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June 4, 2005

The science goes round and round, and it comes out here (4/6/2005)
I have been doing an archaeological dig in my garage, and I came across a stack of stuff I wrote when I was at university many years ago. As a prerequisite for studying psychology, I had to also do some introductory anthropology and sociology. By coincidence I just happened to pick up a book by Martin Gardner this week in which he wrote about Derek Freeman's criticism of the work of Margaret Mead. This reminded me of some examples of how to do and not to do science that I came across in that particular Behavioural Sciences department. (Please don't bother to tell me that the social sciences are not sciences. I have heard it all before.)
(This article is a bit long for the front page. You can read it here.)

Deja vu, tu quoque (4/6/2005)
I have often mentioned the practice of quackery supporters defending their position not by offering evidence but by attacking real medicine. (It is not only medical quacks who do this, and I expect a significant amount of it from the creationists in the debate coming up next week – "there are problems with evolution, so creation must be true". Also, it was the response from Motorola when I complained about the dismal quality of my daughter's new, expensive, but now useless mobile phone. I finally told Motorola that I didn't care how bad Nokia or LG phones are because it was a Motorola that I had paid for and which was now broken.) This email illustrates the principle nicely:

Dear Mr. Bowditch (Peter),

Your Ratbags website never ceases to amaze.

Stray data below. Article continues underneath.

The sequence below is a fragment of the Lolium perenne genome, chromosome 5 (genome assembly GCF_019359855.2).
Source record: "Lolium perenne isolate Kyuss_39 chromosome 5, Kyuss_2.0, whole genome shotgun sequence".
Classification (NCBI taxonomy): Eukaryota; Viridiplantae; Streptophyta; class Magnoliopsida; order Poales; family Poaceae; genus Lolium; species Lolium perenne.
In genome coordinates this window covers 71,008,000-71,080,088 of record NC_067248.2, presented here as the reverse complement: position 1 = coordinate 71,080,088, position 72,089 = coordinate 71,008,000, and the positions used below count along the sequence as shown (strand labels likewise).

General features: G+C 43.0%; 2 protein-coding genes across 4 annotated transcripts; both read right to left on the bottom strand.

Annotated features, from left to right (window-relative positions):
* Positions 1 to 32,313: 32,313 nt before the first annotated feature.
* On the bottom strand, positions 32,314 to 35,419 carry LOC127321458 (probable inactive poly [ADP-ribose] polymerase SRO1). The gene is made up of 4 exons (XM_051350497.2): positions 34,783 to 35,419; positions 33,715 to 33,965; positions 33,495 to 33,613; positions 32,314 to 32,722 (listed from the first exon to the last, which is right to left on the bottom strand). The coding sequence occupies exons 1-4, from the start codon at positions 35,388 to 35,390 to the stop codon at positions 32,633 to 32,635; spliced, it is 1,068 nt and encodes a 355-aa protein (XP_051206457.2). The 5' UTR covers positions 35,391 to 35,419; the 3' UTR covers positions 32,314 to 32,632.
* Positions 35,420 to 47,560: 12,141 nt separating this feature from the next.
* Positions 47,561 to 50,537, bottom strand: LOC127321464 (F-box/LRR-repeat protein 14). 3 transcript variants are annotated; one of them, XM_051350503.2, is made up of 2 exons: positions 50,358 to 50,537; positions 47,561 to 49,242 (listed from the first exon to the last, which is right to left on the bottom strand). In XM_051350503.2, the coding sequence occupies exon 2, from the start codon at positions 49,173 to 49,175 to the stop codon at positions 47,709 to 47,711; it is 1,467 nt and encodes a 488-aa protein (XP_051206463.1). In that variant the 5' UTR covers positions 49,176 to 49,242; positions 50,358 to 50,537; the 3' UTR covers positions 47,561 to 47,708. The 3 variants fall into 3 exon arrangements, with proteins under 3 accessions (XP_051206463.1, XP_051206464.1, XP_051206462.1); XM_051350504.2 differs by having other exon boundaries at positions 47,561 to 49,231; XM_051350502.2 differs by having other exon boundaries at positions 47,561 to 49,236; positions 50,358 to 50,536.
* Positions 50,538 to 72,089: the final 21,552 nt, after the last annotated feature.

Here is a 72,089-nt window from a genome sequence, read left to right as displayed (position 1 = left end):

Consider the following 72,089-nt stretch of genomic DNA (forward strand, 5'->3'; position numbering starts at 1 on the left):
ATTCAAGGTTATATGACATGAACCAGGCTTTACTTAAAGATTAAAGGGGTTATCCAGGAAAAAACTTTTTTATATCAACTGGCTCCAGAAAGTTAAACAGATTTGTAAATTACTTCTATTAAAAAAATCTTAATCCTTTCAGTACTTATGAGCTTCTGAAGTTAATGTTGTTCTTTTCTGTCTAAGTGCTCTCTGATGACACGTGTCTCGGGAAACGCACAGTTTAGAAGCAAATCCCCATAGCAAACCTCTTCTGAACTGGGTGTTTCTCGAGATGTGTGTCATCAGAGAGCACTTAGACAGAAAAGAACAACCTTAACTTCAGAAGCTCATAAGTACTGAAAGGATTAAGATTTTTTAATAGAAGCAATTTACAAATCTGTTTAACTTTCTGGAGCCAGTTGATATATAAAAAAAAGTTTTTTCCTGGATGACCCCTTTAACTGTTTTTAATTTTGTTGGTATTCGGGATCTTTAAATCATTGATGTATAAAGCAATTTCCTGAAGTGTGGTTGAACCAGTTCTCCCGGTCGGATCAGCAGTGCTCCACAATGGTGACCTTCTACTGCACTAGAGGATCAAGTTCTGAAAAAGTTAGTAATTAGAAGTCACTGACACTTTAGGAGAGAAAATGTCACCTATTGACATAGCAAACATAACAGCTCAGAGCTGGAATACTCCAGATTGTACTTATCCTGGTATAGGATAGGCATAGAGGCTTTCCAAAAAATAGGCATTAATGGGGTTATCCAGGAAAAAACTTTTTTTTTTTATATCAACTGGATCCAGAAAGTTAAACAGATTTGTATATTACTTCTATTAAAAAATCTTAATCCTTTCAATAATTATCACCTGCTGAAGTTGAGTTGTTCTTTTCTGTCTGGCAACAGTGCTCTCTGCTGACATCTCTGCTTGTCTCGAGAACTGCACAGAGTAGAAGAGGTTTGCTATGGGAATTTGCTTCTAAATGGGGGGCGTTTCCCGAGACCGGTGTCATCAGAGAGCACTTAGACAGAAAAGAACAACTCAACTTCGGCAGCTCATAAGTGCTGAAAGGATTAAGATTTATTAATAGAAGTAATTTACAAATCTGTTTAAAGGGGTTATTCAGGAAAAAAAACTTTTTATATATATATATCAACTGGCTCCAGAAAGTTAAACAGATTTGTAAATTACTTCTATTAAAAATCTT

Before going too far in your highly personalized attacks on people who practice complementary / alternative medicine, and how they make claims for efficacy which are not true; it might be prudent to do a little factual inquiry as to the nature of (now) Professor John Dwyer's medical research while at Yale University until 1987.

He claimed to be able to transplant live thymus tissue from children having surgery, into the arms of other adults (say immuno-compromised AIDS patients), and reported many therapeutic benefits thereof due to "reconstitution of the immune system".

He continued such claims for efficacy via "thymus transplantation" until the late 1990's, even suggesting to set up a clinic for that purpose at Prince of Wales.

When the first authentic thymus transplant was finally made by a leading biomedical researcher at Duke in 2001, she confirmed that he had only been transplanting dead tissue, with subsequent "immune response" due to rejection (like for putting a stick in your arm).

Such thymus-transplants today are used mainly to study the effect of transferring live viruses into an animal host.

These facts are all in the peer-reviewed medical literature. Please feel free to contact any of the authors of such articles, say from Nature Medicine or Annual Reviews of Immunology, if you wish further authoritative opinion.

The Professor Dwyer referred to was, before he retired, the head of the School of Medicine at the University of New South Wales. In October 2002 he was appointed by my state's health department to chair a committee investigating egregious medical quackery, at which point the attacks on him intensified.